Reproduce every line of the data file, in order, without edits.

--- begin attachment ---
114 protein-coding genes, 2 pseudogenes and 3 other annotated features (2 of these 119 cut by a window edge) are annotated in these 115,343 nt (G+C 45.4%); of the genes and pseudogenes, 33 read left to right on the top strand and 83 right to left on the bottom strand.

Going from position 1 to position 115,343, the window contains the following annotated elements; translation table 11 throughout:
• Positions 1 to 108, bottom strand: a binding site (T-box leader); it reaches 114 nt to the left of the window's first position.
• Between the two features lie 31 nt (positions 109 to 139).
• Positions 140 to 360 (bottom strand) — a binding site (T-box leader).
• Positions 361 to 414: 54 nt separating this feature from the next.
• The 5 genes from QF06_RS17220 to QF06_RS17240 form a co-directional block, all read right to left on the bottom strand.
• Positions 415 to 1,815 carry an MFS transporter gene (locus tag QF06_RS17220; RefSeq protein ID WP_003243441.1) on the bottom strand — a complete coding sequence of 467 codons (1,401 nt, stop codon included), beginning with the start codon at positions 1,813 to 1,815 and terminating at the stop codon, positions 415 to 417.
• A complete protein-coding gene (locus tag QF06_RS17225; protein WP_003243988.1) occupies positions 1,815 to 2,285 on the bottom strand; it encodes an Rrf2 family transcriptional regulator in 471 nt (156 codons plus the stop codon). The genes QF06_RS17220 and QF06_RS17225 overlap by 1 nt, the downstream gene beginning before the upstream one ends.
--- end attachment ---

114 protein-coding genes, 2 pseudogenes and 3 other annotated features (2 of these 119 cut by a window edge) are annotated in these 115,343 nt (G+C 45.4%); of the genes and pseudogenes, 33 read left to right on the top strand and 83 right to left on the bottom strand.

Going from position 1 to position 115,343, the window contains the following annotated elements; translation table 11 throughout:
• Positions 1 to 108, bottom strand: a binding site (T-box leader); it reaches 114 nt to the left of the window's first position.
• Between the two features lie 31 nt (positions 109 to 139).
• Positions 140 to 360 (bottom strand) — a binding site (T-box leader).
• Positions 361 to 414: 54 nt separating this feature from the next.
• The 5 genes from QF06_RS17220 to QF06_RS17240 form a co-directional block, all read right to left on the bottom strand.
• Positions 415 to 1,815 carry an MFS transporter gene (locus tag QF06_RS17220; RefSeq protein ID WP_003243441.1) on the bottom strand — a complete coding sequence of 467 codons (1,401 nt, stop codon included), beginning with the start codon at positions 1,813 to 1,815 and terminating at the stop codon, positions 415 to 417.
• A complete protein-coding gene (locus tag QF06_RS17225; protein WP_003243988.1) occupies positions 1,815 to 2,285 on the bottom strand; it encodes an Rrf2 family transcriptional regulator in 471 nt (156 codons plus the stop codon). The genes QF06_RS17220 and QF06_RS17225 overlap by 1 nt, the downstream gene beginning before the upstream one ends.